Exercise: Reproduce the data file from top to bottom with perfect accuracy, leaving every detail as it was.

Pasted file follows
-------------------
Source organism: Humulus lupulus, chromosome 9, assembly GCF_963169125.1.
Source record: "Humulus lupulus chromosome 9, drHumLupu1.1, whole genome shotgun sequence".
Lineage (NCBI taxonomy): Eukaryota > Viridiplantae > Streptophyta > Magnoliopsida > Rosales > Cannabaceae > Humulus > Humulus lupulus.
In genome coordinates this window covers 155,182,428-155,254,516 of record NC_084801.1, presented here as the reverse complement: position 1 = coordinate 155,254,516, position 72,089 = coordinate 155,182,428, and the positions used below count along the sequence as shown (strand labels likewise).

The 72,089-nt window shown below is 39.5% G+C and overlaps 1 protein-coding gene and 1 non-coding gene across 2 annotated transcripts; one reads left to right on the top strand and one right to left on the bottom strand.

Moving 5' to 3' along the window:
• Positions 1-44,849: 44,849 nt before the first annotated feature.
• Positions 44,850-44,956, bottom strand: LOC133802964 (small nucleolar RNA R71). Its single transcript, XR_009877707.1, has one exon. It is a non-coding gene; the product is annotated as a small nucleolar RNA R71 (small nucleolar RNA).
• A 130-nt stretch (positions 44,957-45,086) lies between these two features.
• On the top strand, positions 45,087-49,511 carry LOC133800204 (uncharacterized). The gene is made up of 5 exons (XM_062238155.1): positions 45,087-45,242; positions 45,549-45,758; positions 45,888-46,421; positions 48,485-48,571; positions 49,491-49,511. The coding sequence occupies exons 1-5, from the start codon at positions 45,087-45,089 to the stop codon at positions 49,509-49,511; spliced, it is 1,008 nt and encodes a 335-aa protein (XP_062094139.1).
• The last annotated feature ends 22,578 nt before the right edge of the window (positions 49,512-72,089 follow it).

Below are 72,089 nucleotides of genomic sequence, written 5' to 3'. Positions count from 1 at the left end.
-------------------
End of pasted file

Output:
Source organism: Humulus lupulus, chromosome 9, assembly GCF_963169125.1.
Source record: "Humulus lupulus chromosome 9, drHumLupu1.1, whole genome shotgun sequence".
Lineage (NCBI taxonomy): Eukaryota > Viridiplantae > Streptophyta > Magnoliopsida > Rosales > Cannabaceae > Humulus > Humulus lupulus.
In genome coordinates this window covers 155,182,428-155,254,516 of record NC_084801.1, presented here as the reverse complement: position 1 = coordinate 155,254,516, position 72,089 = coordinate 155,182,428, and the positions used below count along the sequence as shown (strand labels likewise).

The 72,089-nt window shown below is 39.5% G+C and overlaps 1 protein-coding gene and 1 non-coding gene across 2 annotated transcripts; one reads left to right on the top strand and one right to left on the bottom strand.

Moving 5' to 3' along the window:
• Positions 1-44,849: 44,849 nt before the first annotated feature.
• Positions 44,850-44,956, bottom strand: LOC133802964 (small nucleolar RNA R71). Its single transcript, XR_009877707.1, has one exon. It is a non-coding gene; the product is annotated as a small nucleolar RNA R71 (small nucleolar RNA).
• A 130-nt stretch (positions 44,957-45,086) lies between these two features.
• On the top strand, positions 45,087-49,511 carry LOC133800204 (uncharacterized). The gene is made up of 5 exons (XM_062238155.1): positions 45,087-45,242; positions 45,549-45,758; positions 45,888-46,421; positions 48,485-48,571; positions 49,491-49,511. The coding sequence occupies exons 1-5, from the start codon at positions 45,087-45,089 to the stop codon at positions 49,509-49,511; spliced, it is 1,008 nt and encodes a 335-aa protein (XP_062094139.1).
• The last annotated feature ends 22,578 nt before the right edge of the window (positions 49,512-72,089 follow it).

Below are 72,089 nucleotides of genomic sequence, written 5' to 3'. Positions count from 1 at the left end.